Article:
To drive the point home, African student groups throughout the US, the UK, and other countries are close to the discussion tables where answers for the aforementioned questions are to be found. In fact, many of these groups have found new vitality in recent years by showcasing Africa. African fashion and talent shows take place many often to showcase a mixture of traditional African art and culture, infused with other influences from around the world. African business conferences take place now at least by the half dozen to convince their audiences that Africa is now open for business and that great things are happening in the motherland. Harvard hosts one regularly, which I have attended in previous years. Columbia University has one as well, which I attended once. MIT has one. Oxford University hosts a Pan-African conference this year to discuss building capacity and youth leadership in Africa. Several other schools host similar events with the commendable efforts and coordination of their African students.

Including the aforementioned schools, African student bodies are all over the place now, with a variety of wonderfully motivational events taking place. These events are packed with bright young students and professionals eager to be reminded that their dear mama Africa truly has potential after all, and that if they are innovative, driven, and persistent, they too can finally realize the dream that their parents once left behind. These events are no fairy tale, but it should seem so. Rock star professors, authors and activists, and African politicians make frequent appearances at these events now. Business owners and company executives also find the time to speak to our dear African students. In the end, attendees exchange business cards, shake hands, and leave the events star-struck… a fair return on investment for their ticket price, which often costs them the price of a brand new textbook. Sometimes, the proceeds of these events are used to donate books or medicines in Africa. Other times, they are used to fund more on-campus activities. These activities are all very nice, provided that they lead to more.

Admittedly, I have found myself in auditorium seats at these conferences many times. I have met many like-minded friends there. I have learned many interesting facts, and my resolve to involve myself in the growth of Africa has hardened. I find it regrettable however, that not once did I leave one of these daylong, or two-day conferences having gained a single tangible skill. To what extent do I benefit from hearing about cool new innovations and trends if I am not given access to the resources or knowledge that would permit me to jump in the action immediately, even minimally?

African Diaspora Club in 2010
Towson University, Baltimore, Maryland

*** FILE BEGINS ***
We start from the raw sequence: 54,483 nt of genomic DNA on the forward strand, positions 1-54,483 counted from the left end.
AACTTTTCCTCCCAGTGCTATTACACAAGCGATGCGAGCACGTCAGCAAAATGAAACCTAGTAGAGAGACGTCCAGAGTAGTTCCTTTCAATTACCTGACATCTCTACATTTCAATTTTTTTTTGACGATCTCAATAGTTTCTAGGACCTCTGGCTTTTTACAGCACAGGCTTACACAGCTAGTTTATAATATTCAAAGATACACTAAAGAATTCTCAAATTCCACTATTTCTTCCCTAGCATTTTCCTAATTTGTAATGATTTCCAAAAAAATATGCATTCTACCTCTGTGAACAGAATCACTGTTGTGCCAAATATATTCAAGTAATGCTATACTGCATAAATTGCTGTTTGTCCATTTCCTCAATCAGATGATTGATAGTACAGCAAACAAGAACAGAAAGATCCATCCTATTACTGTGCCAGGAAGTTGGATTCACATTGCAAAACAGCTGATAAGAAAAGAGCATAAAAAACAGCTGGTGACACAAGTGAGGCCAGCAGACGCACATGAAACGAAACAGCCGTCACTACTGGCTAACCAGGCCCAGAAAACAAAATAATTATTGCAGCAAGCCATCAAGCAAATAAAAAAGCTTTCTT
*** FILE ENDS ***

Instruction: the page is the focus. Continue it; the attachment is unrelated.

Then there are the galas and college parties hosted by African student groups, all in the name of humanitarian fundraising. The proceeds of such events have a one-time-use value, and fail to establish long-term solutions. African student groups should devote their energies to lobbying more aggressively to get aspiring African students in top schools with the necessary funding to cover tuition. Business and finance members of these student groups would help the African diaspora community by organizing to help small business owners grow their operations… and maybe this growth will warrant the creation of new positions within these businesses waiting to be occupied by young Africans. Perhaps on-campus consultancies could be organized to offer the expertise of African students to major corporations in all sectors of the economy in their host countries, respectively. The ideas are endless once we adopt the notion that we are not doing enough.

Essentially, I am not saying that we are not doing anything as African students. Rather, I am suggesting that we need to do more, a lot more. We need to be less timid, and more assertive. Ambition requires no apology, and other continents, nations, communities, and ethnic groups are not waiting. As Abraham Lincoln put it “things may come to those who wait, but those things left by those who hustle.” I hope that my fellow African students in the diaspora will join me in exploring this issue, for the sake of our collective interest. Long live Africa and its diaspora.

Mohamed L. Touré is the editor-in-chief of SEADiaspora. He is currently a business professional based in Maryland, in addition to serving on the steering committee of Alliance Guinea, an organization focused on human rights, democracy, and justice in Guinea. He is an associate at the Harambe Entrepreneur Alliance. Mohamed graduated from the University of Baltimore with a B.S. in Business Administration and a concentration in International Business. He is a Guinean-Italian, who holds dual citizenship and resides in the United States. His belief in sustainable development as the way forward for Africa is rivaled only by his commitment as an A.C. Milan fan.